Confession time. I do not like writing about public speaking anxiety. The subject is over-saturated,…
Somewhere along our life journeys, we pick up the notion that projecting confidence is a necessity. Maybe not genuinely being confident, but at least giving off the appearance of confidence or, as the saying goes, “faking it until you make it.”
At some point, we’ve all desired confidence, even if only temporarily, and most of us think we have a good handle on what it means.
Take a moment now to consider your definition of confidence. Go ahead, I’ll wait.[Cue the Jeopardy tune]
Did your definition align with a list of attributes commonly associated with confidence? Chances are, about 30-40 percent of you did.
Perhaps you went a step further, waxing almost poetic about the strengths and virtues that accompany confidence. If so, you’re in the 50 percent bracket.
And for those who found defining confidence a perplexing task, you’re not necessarily wrong.
Confidence comes in two forms: the confidence we attribute to others and the confidence we cultivate within ourselves. Both involve trust, whether in others or in ourselves. When it comes to personal confidence, it boils down to this:
Confidence is being certain about what is true at this moment.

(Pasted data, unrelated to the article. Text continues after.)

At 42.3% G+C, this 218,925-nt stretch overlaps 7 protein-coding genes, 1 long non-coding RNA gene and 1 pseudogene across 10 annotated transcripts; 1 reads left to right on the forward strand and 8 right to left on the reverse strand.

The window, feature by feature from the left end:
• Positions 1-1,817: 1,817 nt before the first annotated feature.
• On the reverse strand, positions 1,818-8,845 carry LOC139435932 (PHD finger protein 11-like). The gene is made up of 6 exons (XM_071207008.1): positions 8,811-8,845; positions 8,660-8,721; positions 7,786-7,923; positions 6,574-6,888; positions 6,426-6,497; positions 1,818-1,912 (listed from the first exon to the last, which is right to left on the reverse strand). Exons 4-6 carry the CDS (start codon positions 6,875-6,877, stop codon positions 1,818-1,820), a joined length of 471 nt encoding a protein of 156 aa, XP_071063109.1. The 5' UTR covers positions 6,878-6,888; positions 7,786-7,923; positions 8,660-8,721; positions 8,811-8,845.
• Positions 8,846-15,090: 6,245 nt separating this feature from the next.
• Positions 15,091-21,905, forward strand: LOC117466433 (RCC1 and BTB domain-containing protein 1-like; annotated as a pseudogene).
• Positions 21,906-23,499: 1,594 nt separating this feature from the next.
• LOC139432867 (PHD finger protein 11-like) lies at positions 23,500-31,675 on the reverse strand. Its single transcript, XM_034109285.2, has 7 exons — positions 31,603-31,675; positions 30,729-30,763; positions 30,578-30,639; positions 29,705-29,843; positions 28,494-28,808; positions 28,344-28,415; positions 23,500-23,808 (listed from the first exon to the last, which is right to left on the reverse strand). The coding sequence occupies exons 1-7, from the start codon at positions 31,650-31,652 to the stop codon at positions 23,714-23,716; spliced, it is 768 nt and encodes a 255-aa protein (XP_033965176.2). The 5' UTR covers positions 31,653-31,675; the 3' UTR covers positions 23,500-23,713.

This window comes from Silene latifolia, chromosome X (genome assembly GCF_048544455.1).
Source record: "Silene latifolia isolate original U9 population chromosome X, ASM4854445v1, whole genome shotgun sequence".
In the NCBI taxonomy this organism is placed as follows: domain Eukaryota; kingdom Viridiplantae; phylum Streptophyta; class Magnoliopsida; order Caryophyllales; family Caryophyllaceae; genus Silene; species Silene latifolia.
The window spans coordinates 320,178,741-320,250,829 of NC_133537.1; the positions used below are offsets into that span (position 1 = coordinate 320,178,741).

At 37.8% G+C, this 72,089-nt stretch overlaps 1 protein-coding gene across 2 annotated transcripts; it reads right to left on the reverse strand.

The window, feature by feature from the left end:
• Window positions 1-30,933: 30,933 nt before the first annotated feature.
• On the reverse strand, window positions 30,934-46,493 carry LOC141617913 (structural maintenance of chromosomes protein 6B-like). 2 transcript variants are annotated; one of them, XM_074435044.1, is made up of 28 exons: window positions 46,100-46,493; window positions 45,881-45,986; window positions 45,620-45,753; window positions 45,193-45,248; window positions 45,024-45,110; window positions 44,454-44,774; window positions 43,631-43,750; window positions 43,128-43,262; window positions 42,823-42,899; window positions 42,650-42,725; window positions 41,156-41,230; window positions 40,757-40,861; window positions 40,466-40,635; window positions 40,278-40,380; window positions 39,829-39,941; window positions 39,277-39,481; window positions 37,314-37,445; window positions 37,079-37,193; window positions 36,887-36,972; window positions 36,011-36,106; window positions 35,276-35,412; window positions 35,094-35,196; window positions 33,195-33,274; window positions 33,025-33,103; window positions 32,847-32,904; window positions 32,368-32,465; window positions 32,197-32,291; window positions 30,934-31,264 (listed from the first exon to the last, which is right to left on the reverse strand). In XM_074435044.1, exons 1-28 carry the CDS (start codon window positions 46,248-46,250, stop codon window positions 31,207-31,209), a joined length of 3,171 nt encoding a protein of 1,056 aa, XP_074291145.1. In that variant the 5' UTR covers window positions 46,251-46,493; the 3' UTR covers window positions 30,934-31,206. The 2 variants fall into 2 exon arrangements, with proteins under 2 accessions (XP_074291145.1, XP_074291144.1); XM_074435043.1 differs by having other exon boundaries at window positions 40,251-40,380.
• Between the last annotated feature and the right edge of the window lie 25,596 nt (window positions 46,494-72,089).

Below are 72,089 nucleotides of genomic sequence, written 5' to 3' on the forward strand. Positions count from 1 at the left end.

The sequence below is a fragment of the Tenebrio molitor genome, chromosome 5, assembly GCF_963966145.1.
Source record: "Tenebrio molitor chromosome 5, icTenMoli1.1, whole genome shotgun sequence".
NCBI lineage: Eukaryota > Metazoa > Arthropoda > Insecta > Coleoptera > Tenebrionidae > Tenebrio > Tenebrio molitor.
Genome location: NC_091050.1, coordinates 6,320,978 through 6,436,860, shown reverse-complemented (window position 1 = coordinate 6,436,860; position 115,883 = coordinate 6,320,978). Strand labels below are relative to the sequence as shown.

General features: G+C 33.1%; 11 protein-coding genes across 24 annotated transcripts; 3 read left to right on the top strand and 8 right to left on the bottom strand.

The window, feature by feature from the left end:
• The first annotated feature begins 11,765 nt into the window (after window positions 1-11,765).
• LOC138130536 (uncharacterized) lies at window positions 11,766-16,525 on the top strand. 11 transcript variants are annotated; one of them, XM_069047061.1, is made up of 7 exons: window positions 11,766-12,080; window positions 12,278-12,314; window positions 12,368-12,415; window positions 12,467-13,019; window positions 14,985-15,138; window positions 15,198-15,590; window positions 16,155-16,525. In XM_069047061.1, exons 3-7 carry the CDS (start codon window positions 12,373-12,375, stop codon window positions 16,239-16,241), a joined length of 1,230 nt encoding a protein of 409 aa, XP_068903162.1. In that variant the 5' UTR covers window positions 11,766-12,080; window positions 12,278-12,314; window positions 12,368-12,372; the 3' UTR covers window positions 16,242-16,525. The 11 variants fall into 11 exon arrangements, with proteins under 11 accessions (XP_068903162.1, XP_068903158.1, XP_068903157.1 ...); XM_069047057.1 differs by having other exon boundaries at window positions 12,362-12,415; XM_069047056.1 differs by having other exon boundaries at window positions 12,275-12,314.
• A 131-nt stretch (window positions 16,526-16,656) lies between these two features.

To be confident, we must understand all the truths in the room right now.
- We need to know our audience—who is listening and something about their reasons for being there.
- Understanding the desired outcomes of this interaction is crucial. Since mind-reading is a bit beyond our capabilities, you cannot know what each person in your audience needs.
- Acknowledge your physiological and mental state, and be aware of how prepared you are with your content, slides, and overall presentation.
- Commit to being fully present in this moment, avoiding the trap of trying to decipher what people might be thinking about what you just said. It’s an impossible feat and certainly not conducive to your confidence.
This is just a snapshot of the principles that can help you be genuinely confident rather than merely performing or faking it.
Even acknowledging a negative, such as admitting exhaustion, can contribute to your confidence, as no part of you should be hidden from yourself in the room. I mean every single thing that is true.
Why not try creating a physical list of truths before your next presentation or important discussion? I’m confident it will enhance both your presence and your confidence in the room.